And:

Herald’s commenters plot future for broadsheet

With a for-sale sign planted outside the Boston Globe, would-be media moguls of every stripe were set free this week to sketch their plans for a bold entry into the New England media landscape.

All they needed was $100 million, give or take.

“I would buy the Globe in a heartbeat if I had the money,” said George during yesterday’s Friday Throwdown news chat. “And I would take the editorial page from far left to common-sense middle of the road.” . . .

 

And – THIS JUST IN from the feisty local tabloid’s website (picked up from the Wall Street Journal):

STON7943.JPGReport: Times gets $100M Globe bid, wants Murdoch deal

The New York Times Co. is pushing for a deal for the Boston Globe with media mogul Rupert Murdoch, but has also received a bid for the beleaguered broadsheet for more than $100 million, the Wall Street Journal reported.

The bid came from Rick Daniels, a former Gatehouse Media New England president and ex-Globe executive, and private equity firm Boston Post Partners, represented by managing director Heberden Ryan, the Journal said. The Herald first reported that Boston Post Partners has long been a key player in the sale of the Globe.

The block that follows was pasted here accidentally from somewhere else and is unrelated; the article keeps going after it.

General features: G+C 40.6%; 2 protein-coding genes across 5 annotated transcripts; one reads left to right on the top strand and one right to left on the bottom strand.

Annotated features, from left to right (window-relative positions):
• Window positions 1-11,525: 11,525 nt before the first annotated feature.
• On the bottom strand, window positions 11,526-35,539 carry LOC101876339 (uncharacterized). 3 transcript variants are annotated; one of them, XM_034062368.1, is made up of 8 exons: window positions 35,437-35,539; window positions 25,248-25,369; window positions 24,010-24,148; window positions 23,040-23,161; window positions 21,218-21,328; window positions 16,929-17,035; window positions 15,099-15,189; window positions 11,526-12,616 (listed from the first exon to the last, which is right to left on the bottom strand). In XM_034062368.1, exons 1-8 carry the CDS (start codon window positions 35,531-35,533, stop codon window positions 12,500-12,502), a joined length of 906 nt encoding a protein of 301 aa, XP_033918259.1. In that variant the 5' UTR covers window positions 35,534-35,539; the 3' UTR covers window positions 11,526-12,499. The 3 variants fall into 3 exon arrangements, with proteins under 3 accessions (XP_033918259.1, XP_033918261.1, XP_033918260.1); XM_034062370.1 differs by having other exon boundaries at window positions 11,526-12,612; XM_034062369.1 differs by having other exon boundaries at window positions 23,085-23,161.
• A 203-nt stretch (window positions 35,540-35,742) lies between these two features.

Of course, current FCC regulations prohibit cross-ownership of a TV station and newspaper in the same market, and it’s unlikely Murdoch would trade Fox 25 for the Globe.

Meanwhile, crosstown at the stately local broadsheet, there’s this in today’s print edition, back on Metro B5:

Michael Golden_1Globe staff briefed on plans to sell paper

Executive vows responsible handover

New York Times Co. vice chairman Michael Golden told Boston Globe employees Friday that the company has a duty to seek the highest bidder in a sale but aims to leave the newspaper in responsible hands.

“We have no intention to send the New England Media Group to the slaughterhouse,” he said in one of three town-hall style meetings with employees.

Golden came to Boston to discuss the Times Co.’s plan to sell the Globe, the Worcester Telegram & Gazette, and their related websites. In the meetings, he made no promises about what kind of suitors the Times Co. would consider.

 

When asked by the staff whether the Times Co. has a duty to find “a good steward of New England’s largest newspaper,” he replied “we will take what we consider to be the best bid.”

Uh-oh.